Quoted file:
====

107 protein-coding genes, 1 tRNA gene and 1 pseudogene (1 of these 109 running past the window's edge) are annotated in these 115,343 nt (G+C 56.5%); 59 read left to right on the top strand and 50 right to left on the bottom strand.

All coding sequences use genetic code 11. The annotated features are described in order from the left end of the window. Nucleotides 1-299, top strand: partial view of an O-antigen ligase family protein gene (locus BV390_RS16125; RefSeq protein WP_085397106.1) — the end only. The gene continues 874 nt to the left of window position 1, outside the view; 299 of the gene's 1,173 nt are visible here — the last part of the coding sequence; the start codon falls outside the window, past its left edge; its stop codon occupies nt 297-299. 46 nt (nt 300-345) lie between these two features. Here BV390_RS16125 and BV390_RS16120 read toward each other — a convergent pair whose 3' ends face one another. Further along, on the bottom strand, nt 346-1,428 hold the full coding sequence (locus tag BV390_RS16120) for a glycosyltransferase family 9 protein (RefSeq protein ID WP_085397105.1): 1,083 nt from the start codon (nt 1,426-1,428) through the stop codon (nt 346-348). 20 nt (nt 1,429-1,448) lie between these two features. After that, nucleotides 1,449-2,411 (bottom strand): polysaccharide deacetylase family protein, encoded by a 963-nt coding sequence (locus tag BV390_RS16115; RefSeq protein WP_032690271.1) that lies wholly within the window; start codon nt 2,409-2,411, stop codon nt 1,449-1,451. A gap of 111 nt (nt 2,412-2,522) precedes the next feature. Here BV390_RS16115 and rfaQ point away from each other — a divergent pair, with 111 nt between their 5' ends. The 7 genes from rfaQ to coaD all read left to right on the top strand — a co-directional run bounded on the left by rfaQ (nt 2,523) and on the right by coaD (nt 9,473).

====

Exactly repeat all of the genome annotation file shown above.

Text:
107 protein-coding genes, 1 tRNA gene and 1 pseudogene (1 of these 109 running past the window's edge) are annotated in these 115,343 nt (G+C 56.5%); 59 read left to right on the top strand and 50 right to left on the bottom strand.

All coding sequences use genetic code 11. The annotated features are described in order from the left end of the window. Nucleotides 1-299, top strand: partial view of an O-antigen ligase family protein gene (locus BV390_RS16125; RefSeq protein WP_085397106.1) — the end only. The gene continues 874 nt to the left of window position 1, outside the view; 299 of the gene's 1,173 nt are visible here — the last part of the coding sequence; the start codon falls outside the window, past its left edge; its stop codon occupies nt 297-299. 46 nt (nt 300-345) lie between these two features. Here BV390_RS16125 and BV390_RS16120 read toward each other — a convergent pair whose 3' ends face one another. Further along, on the bottom strand, nt 346-1,428 hold the full coding sequence (locus tag BV390_RS16120) for a glycosyltransferase family 9 protein (RefSeq protein ID WP_085397105.1): 1,083 nt from the start codon (nt 1,426-1,428) through the stop codon (nt 346-348). 20 nt (nt 1,429-1,448) lie between these two features. After that, nucleotides 1,449-2,411 (bottom strand): polysaccharide deacetylase family protein, encoded by a 963-nt coding sequence (locus tag BV390_RS16115; RefSeq protein WP_032690271.1) that lies wholly within the window; start codon nt 2,409-2,411, stop codon nt 1,449-1,451. A gap of 111 nt (nt 2,412-2,522) precedes the next feature. Here BV390_RS16115 and rfaQ point away from each other — a divergent pair, with 111 nt between their 5' ends. The 7 genes from rfaQ to coaD all read left to right on the top strand — a co-directional run bounded on the left by rfaQ (nt 2,523) and on the right by coaD (nt 9,473).